A leading authority's panoramic history compares the experiences of immigrant-ethnic groups, African-Americans, and Native Americans to each other and in relation to the national political culture.
Winner of the John Hope Franklin Prize (1991)
Winner of the Theodore Saloutos Award from the Immigration History Society (1993)
Do recent changes in American law and politics mean that our national motto — e pluribus unum — is at last becoming a reality? Lawrence H. Fuchs searches for answers to this question by examining the historical patterns of American ethnicity and the ways in which a national political culture has evolved to accommodate ethnic diversity. Fuchs looks first at white European immigrants, showing how most of them and especially their children became part of a unifying political culture. He also describes the ways in which systems of coercive pluralism kept persons of color from fully participating in the civic culture. He documents the dismantling of those systems and the emergence of a more inclusive and stronger civic culture in which voluntary pluralism flourishes.
In comparing past patterns of ethnicity in America with those of today, Fuchs finds reasons for optimism. Diversity itself has become a unifying principle, and Americans now celebrate ethnicity. One encouraging result is the acculturation of recent immigrants from Third World countries. But Fuchs also examines the tough issues of racial and ethnic conflict and the problems of the ethno-underclass, the new outsiders. The American Kaleidoscope ends with a searching analysis of public policies that protect individual rights and enable ethnic diversity to prosper.
Because of his lifelong involvement with issues of race relations and ethnicity, Lawrence H. Fuchs is singularly qualified to write on a grand scale about the interdependence in the United States of the unum and the pluribus. His book helps to clarify some difficult issues that policymakers will surely face in the future, such as those dealing with immigration, language, and affirmative action.
One: The Civic Culture and Voluntary Pluralism
Two: Outside the Civic Culture: The Coercive Pluralisms
Three: The Outsiders Move in: The Triumph of the Civic Culture
Four: The American Kaleidoscope: The Ethnic Landscape, 1970-1989
Five: Pluralism, Public Policy , and the Civic Culture, 1970-1989
Lawrence H. Fuchs, Meyer and Walter Jaffe Professor of American Civilization and Politics at Brandeis University, is Vice-Chair of the United States Commission on Immigration Reform. He was appointed by President Carter and the Congress as Executive Director of the Select Commission on Immigration and Refugee Policy. The Commission's 1981 report became the basis for the Immigration Reform and Control Act of 1986, the first major reform of U.S. immigration policy since 1965. Fuchs frequently has testified before the House and Senate on immigration and refugee policy. He is the author of Family Matters (1973), American Ethnic Politics (1968), Those Peculiar Americans: The Peace Corps and American National Character (1968), John F. Kennedy and American Catholicism (1967), Hawaii Pono (1961), and The Political Behavior of American Jews (1955). He is also the originator and principal scholar of two texts, Black in White America (1974) and The American Experiment (1981).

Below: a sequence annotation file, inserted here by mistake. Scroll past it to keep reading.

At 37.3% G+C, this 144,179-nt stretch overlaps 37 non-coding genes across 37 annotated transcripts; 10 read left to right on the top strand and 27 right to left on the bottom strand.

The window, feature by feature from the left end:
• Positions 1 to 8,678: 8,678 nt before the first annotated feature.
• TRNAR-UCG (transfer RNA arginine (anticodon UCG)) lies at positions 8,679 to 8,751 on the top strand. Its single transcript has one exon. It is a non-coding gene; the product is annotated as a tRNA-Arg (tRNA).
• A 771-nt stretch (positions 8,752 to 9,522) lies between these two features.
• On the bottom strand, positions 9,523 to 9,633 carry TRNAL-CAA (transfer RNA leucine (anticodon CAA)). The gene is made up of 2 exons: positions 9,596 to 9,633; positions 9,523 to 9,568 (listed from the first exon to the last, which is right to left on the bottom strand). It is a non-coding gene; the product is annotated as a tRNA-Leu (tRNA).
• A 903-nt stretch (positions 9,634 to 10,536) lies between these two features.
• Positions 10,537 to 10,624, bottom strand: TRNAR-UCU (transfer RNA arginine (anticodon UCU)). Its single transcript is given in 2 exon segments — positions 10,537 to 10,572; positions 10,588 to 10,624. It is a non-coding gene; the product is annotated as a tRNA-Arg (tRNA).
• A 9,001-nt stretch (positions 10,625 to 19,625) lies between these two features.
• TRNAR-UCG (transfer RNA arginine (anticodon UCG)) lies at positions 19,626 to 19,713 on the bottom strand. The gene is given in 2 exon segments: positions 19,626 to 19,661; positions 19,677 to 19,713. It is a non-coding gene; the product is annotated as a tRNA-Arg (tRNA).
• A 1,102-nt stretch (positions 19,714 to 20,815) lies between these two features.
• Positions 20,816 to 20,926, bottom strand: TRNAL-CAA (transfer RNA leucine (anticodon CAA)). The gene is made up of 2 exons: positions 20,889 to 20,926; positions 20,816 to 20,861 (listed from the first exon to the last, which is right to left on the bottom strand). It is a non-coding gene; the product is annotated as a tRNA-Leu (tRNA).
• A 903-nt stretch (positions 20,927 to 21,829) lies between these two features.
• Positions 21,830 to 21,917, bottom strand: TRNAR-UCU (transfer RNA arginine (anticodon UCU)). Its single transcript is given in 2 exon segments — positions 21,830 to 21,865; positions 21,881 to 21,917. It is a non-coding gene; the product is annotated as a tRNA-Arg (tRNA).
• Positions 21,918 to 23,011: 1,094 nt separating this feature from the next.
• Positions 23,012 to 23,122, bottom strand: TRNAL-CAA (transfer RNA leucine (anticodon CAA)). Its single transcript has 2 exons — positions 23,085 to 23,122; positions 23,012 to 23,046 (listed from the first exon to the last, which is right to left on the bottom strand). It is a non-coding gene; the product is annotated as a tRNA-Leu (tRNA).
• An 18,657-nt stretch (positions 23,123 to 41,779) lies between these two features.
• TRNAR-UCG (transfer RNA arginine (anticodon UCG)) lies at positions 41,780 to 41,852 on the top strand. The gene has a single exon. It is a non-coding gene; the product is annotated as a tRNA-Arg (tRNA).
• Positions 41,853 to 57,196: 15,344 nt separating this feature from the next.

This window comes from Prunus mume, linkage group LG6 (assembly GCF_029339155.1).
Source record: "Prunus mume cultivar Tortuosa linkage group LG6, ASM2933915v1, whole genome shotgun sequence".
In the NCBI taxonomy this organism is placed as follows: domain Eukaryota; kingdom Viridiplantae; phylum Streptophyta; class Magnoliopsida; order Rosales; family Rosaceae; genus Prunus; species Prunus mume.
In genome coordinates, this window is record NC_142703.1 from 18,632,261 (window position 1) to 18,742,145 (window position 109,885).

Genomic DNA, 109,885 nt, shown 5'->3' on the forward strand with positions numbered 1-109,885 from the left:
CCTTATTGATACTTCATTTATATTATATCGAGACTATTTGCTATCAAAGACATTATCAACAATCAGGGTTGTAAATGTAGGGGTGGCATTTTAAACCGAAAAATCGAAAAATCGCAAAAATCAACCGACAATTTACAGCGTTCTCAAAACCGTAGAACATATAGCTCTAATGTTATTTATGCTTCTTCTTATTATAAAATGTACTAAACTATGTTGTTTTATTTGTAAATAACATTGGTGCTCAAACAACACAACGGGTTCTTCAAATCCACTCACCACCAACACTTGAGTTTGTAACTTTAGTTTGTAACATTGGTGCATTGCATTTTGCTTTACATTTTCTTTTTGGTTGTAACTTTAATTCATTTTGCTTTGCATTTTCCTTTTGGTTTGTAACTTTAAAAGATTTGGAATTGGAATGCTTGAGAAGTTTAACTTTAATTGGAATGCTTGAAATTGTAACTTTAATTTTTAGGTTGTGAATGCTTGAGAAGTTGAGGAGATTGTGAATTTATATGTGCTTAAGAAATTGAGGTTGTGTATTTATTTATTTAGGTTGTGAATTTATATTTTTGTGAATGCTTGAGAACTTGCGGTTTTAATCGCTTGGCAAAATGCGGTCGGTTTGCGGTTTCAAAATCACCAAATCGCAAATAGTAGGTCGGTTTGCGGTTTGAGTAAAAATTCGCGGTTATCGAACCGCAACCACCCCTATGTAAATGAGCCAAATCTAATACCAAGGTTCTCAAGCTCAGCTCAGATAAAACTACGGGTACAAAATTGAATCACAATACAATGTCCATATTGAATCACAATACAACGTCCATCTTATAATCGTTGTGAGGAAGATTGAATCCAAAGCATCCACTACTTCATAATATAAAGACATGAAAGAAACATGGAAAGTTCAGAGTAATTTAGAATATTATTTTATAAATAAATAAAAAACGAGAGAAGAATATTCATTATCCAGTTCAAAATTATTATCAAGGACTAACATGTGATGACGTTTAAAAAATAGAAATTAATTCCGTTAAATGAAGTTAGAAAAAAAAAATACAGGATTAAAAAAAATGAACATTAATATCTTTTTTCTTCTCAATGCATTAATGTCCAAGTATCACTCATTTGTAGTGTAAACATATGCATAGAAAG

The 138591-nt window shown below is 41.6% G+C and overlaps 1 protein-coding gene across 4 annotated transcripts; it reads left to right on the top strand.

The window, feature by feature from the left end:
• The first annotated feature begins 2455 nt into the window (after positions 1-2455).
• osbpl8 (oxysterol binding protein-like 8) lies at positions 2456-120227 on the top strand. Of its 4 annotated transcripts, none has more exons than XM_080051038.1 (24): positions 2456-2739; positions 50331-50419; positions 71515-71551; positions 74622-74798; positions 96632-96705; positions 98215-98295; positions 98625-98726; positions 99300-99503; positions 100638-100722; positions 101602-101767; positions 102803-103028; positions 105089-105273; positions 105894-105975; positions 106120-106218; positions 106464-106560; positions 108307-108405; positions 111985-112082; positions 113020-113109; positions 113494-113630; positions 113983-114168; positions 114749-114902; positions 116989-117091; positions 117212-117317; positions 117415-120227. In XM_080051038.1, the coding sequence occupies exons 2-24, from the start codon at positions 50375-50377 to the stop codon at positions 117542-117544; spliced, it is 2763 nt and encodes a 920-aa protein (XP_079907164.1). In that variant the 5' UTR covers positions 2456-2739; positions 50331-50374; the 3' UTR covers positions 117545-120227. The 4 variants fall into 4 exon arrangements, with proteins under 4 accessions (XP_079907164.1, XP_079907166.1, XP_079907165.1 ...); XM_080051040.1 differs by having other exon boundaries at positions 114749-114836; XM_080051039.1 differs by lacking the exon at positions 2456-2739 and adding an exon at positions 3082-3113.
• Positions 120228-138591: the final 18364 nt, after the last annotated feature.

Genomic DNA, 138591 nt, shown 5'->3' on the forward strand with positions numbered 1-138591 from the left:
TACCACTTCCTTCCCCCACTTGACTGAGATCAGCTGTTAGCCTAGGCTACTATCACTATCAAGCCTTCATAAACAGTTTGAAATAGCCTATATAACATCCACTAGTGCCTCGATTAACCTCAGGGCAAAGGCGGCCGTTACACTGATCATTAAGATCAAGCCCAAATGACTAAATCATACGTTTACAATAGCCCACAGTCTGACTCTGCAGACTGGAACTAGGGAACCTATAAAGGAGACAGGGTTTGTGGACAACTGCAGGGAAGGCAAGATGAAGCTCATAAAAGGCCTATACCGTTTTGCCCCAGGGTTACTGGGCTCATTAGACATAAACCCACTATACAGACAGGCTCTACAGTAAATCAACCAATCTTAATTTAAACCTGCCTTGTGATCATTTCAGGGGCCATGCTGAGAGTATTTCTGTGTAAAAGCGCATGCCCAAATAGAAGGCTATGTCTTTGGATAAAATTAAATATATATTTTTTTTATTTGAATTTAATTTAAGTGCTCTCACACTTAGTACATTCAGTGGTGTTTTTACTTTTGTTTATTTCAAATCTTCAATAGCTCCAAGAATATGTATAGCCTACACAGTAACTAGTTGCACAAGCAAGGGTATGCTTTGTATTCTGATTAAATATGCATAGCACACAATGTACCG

"Marked by judiciousness and balance throughout, this is a definitive study of ethnicity in America."~Choice
""This engrossing narrative offers guidance to concerned citizens and policymakers grappling with the persistence of bigotry and an ethnic underclass . . . A notable achievement.""~Publishers Weekly
""In a well-researched, compelling argument which questions the major scholarship of the last 20 years, [Fuchs] contends that ethnic diversity has defined the American character and fosters unity rather than divisiveness . . . should be closely read by all types of audiences.""~Library Journal
""Marked by judiciousness and balance throughout, this is a definitive study of ethnicity in America.""~Choice
""[A] sweeping catalogue of American ethnic experience [that] retrieves for us both the miraculous integrative triumphs of American democracy, and the persistent failures of our kaleidoscopic culture.""~Washington Post Book World
"Larry Fuchs is one remarkable citizen-scholar. He dares to ask and answer vexing and controversial questions about immigration, affirmative action, and language policy. What is this 'civic culture' that binds us as a single nation? Can it hold as we grow ever more diverse? Fuchs' vast treasure of historical knowledge and his mastery of the topic makes this books most important and provocative reading for any person interested in the unique qualities of the American experiment."~Alan Simpson, U.S. Senator
"A blockbuster, a comprehensive and compelling examination of the meaning of ethnicity in American history and society."~Peter I. Rose, Smith College
"The American Kaleidoscope is to the contemporary American ethnic landscape what Gunnar Myrdal's seminal work An American Dilemma was to racism — a profoundly illuminating and important analysis of a significant component of late twentieth-century America. Larry Fuchs' great contribution is to show how each of the ethnic and racial groups that make up our country constitutes its own very special strand in the great national tapestry of American life, enriching and energizing us and, paradoxically, transforming diversity into a source of unity. Learned, yet written with verve and flair, Fuchs' study — quite simply — replaces everything that preceded it.""~Stephen J. Solarz, U.S. Congressman
"This fine and moving book combines a masterful account of America's evolution into a multicultural society with an incisive analysis of the capacity of our 'civic culture' to preserve unum in the midst of pluribus. It is a rare work of scholarship and public responsibility, filled with wisdom and hope.""~Arthur M. Schlesinger, Jr.